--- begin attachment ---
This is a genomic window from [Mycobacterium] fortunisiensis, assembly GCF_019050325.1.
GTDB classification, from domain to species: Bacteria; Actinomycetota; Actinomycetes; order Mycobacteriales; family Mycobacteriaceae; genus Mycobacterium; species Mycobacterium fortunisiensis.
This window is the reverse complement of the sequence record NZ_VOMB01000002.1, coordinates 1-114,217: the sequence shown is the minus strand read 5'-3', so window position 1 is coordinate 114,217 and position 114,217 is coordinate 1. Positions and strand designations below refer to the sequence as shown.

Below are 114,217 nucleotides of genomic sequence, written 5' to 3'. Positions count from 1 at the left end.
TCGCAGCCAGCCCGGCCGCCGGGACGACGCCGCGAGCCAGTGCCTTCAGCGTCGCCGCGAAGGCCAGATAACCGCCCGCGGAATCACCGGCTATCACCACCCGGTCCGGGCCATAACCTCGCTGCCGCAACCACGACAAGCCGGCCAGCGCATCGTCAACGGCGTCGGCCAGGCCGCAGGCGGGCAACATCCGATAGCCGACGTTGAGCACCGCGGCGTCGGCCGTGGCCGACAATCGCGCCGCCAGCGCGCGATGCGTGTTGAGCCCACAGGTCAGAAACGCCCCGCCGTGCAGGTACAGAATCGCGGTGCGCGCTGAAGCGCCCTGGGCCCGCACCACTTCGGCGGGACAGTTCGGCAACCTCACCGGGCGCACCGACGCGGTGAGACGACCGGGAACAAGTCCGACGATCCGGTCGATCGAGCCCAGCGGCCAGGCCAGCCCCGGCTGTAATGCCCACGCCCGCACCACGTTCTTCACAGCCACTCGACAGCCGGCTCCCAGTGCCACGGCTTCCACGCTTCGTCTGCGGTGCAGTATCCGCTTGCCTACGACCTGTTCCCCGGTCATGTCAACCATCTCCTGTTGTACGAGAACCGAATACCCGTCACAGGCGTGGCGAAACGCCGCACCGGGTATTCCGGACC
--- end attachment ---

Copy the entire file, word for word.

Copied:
This is a genomic window from [Mycobacterium] fortunisiensis, assembly GCF_019050325.1.
GTDB classification, from domain to species: Bacteria; Actinomycetota; Actinomycetes; order Mycobacteriales; family Mycobacteriaceae; genus Mycobacterium; species Mycobacterium fortunisiensis.
This window is the reverse complement of the sequence record NZ_VOMB01000002.1, coordinates 1-114,217: the sequence shown is the minus strand read 5'-3', so window position 1 is coordinate 114,217 and position 114,217 is coordinate 1. Positions and strand designations below refer to the sequence as shown.

Below are 114,217 nucleotides of genomic sequence, written 5' to 3'. Positions count from 1 at the left end.
TCGCAGCCAGCCCGGCCGCCGGGACGACGCCGCGAGCCAGTGCCTTCAGCGTCGCCGCGAAGGCCAGATAACCGCCCGCGGAATCACCGGCTATCACCACCCGGTCCGGGCCATAACCTCGCTGCCGCAACCACGACAAGCCGGCCAGCGCATCGTCAACGGCGTCGGCCAGGCCGCAGGCGGGCAACATCCGATAGCCGACGTTGAGCACCGCGGCGTCGGCCGTGGCCGACAATCGCGCCGCCAGCGCGCGATGCGTGTTGAGCCCACAGGTCAGAAACGCCCCGCCGTGCAGGTACAGAATCGCGGTGCGCGCTGAAGCGCCCTGGGCCCGCACCACTTCGGCGGGACAGTTCGGCAACCTCACCGGGCGCACCGACGCGGTGAGACGACCGGGAACAAGTCCGACGATCCGGTCGATCGAGCCCAGCGGCCAGGCCAGCCCCGGCTGTAATGCCCACGCCCGCACCACGTTCTTCACAGCCACTCGACAGCCGGCTCCCAGTGCCACGGCTTCCACGCTTCGTCTGCGGTGCAGTATCCGCTTGCCTACGACCTGTTCCCCGGTCATGTCAACCATCTCCTGTTGTACGAGAACCGAATACCCGTCACAGGCGTGGCGAAACGCCGCACCGGGTATTCCGGACC